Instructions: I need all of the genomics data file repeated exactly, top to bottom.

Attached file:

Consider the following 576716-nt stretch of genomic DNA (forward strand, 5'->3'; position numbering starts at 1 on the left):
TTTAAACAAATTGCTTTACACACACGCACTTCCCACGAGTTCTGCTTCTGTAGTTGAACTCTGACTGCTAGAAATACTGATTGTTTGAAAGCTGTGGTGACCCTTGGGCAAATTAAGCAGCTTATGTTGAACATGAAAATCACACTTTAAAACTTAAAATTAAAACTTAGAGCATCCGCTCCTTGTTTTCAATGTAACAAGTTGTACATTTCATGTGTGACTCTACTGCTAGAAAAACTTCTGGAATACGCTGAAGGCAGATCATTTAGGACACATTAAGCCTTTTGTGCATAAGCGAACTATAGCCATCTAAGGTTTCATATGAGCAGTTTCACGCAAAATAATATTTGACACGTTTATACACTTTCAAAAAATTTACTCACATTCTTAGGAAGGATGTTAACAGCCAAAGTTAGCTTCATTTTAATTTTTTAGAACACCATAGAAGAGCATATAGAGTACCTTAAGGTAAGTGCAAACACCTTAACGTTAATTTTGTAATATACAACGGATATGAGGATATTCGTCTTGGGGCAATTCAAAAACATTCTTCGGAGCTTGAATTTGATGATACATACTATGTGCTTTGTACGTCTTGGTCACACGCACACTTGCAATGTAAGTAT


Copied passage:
Consider the following 576716-nt stretch of genomic DNA (forward strand, 5'->3'; position numbering starts at 1 on the left):
TTTAAACAAATTGCTTTACACACACGCACTTCCCACGAGTTCTGCTTCTGTAGTTGAACTCTGACTGCTAGAAATACTGATTGTTTGAAAGCTGTGGTGACCCTTGGGCAAATTAAGCAGCTTATGTTGAACATGAAAATCACACTTTAAAACTTAAAATTAAAACTTAGAGCATCCGCTCCTTGTTTTCAATGTAACAAGTTGTACATTTCATGTGTGACTCTACTGCTAGAAAAACTTCTGGAATACGCTGAAGGCAGATCATTTAGGACACATTAAGCCTTTTGTGCATAAGCGAACTATAGCCATCTAAGGTTTCATATGAGCAGTTTCACGCAAAATAATATTTGACACGTTTATACACTTTCAAAAAATTTACTCACATTCTTAGGAAGGATGTTAACAGCCAAAGTTAGCTTCATTTTAATTTTTTAGAACACCATAGAAGAGCATATAGAGTACCTTAAGGTAAGTGCAAACACCTTAACGTTAATTTTGTAATATACAACGGATATGAGGATATTCGTCTTGGGGCAATTCAAAAACATTCTTCGGAGCTTGAATTTGATGATACATACTATGTGCTTTGTACGTCTTGGTCACACGCACACTTGCAATGTAAGTAT